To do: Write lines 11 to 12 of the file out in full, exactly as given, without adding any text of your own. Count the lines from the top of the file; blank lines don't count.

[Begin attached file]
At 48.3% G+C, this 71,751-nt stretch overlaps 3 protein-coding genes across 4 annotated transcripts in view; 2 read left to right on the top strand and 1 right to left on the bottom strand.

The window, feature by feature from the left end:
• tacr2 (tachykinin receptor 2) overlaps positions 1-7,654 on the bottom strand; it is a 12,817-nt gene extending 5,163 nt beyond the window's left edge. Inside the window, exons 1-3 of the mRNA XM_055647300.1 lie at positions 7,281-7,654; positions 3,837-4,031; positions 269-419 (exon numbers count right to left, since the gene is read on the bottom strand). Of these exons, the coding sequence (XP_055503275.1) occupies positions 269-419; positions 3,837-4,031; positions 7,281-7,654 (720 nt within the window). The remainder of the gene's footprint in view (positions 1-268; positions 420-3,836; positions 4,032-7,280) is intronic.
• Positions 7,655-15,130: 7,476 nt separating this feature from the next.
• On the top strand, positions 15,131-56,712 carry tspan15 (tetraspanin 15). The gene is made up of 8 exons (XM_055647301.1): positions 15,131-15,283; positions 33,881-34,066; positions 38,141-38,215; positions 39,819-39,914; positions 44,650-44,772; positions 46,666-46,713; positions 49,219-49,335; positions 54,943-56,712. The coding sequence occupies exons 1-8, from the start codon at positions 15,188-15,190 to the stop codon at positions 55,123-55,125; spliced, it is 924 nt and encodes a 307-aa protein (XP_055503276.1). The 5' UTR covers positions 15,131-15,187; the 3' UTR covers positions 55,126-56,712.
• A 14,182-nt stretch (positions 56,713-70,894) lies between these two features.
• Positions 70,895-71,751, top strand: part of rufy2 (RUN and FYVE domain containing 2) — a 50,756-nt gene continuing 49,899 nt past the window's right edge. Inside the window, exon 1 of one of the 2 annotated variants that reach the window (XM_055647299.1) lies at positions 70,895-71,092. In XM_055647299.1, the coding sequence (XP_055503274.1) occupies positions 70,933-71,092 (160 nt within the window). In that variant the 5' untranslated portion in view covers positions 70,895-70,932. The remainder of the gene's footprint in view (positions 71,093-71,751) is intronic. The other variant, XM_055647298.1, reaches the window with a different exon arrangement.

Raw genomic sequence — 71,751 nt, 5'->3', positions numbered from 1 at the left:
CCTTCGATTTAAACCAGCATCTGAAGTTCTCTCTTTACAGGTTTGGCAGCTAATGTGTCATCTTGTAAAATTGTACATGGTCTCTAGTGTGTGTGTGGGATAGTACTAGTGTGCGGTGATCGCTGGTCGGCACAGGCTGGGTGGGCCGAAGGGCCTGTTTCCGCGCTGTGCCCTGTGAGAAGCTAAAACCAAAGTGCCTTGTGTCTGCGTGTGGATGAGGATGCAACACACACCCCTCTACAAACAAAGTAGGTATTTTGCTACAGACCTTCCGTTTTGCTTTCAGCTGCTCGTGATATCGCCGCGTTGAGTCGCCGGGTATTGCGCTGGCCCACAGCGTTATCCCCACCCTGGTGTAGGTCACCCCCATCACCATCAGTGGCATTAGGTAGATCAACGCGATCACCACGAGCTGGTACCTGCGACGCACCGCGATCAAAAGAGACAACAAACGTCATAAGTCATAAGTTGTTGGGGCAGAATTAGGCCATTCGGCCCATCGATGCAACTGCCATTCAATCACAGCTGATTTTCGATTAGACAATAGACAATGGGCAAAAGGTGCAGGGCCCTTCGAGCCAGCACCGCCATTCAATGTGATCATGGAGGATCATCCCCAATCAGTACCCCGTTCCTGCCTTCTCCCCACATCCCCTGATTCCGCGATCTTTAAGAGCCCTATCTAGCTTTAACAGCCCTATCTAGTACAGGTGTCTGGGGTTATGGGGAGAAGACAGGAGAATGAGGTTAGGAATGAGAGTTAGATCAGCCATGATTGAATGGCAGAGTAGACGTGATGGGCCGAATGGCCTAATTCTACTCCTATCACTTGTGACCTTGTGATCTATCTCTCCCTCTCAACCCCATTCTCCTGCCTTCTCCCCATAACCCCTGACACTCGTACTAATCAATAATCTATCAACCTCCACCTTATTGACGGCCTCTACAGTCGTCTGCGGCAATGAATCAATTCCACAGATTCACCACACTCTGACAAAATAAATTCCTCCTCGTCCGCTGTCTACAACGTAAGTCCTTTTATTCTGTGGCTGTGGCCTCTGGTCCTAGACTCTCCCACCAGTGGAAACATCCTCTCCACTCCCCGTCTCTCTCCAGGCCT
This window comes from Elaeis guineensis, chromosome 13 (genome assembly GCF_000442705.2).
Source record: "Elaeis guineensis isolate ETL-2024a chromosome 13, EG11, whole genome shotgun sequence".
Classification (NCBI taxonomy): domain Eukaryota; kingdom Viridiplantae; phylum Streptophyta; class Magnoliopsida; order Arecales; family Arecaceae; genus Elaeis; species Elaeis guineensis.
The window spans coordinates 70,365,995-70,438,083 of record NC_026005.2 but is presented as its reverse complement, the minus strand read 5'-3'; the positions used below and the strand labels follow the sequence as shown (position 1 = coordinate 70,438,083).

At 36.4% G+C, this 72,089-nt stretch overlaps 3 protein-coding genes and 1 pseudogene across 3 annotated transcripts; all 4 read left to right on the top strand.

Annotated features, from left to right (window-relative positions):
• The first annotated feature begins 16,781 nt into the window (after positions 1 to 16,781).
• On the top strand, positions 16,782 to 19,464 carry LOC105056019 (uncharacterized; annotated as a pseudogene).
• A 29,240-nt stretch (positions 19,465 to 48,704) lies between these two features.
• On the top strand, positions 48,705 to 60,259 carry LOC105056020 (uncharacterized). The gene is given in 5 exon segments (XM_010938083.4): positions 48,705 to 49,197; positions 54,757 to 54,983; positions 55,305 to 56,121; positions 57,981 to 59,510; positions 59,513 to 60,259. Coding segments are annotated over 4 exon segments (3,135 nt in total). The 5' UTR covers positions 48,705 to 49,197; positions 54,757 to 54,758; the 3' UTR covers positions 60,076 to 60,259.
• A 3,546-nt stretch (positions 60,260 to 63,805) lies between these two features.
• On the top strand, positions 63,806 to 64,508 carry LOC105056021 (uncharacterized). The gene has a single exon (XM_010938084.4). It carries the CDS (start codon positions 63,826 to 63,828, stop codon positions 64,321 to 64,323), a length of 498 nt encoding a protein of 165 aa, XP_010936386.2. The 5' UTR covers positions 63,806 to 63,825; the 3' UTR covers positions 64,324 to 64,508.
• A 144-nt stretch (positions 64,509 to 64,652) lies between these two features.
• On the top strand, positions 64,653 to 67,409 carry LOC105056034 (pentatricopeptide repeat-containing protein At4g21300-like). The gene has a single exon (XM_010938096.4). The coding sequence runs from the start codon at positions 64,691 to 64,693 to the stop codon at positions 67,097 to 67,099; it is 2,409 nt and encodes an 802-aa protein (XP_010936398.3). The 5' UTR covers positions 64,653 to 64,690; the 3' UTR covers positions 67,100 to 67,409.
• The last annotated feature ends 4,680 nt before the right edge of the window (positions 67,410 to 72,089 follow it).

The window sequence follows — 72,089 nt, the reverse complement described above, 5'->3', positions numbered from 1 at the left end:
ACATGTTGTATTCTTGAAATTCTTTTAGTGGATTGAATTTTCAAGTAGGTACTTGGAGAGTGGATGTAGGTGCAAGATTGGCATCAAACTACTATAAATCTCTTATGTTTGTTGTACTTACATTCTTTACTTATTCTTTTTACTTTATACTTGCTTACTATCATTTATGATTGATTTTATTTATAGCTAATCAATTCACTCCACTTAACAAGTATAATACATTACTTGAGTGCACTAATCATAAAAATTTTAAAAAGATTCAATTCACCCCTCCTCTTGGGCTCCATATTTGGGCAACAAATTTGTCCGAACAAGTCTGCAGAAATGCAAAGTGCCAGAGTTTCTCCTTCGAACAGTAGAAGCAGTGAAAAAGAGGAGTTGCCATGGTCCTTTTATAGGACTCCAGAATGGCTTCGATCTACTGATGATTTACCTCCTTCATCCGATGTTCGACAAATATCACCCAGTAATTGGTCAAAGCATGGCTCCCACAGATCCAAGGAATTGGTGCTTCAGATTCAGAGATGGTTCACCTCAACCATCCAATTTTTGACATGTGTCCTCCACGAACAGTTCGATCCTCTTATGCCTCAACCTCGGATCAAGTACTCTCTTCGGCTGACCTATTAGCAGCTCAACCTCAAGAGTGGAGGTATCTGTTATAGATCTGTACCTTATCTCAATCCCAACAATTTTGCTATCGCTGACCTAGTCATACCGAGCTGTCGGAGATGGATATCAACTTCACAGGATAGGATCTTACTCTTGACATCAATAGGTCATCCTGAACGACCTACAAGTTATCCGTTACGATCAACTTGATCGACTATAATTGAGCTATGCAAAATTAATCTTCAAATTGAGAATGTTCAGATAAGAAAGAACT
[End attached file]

Source record: "Elaeis guineensis isolate ETL-2024a chromosome 13, EG11, whole genome shotgun sequence".
Classification (NCBI taxonomy): domain Eukaryota; kingdom Viridiplantae; phylum Streptophyta; class Magnoliopsida; order Arecales; family Arecaceae; genus Elaeis; species Elaeis guineensis.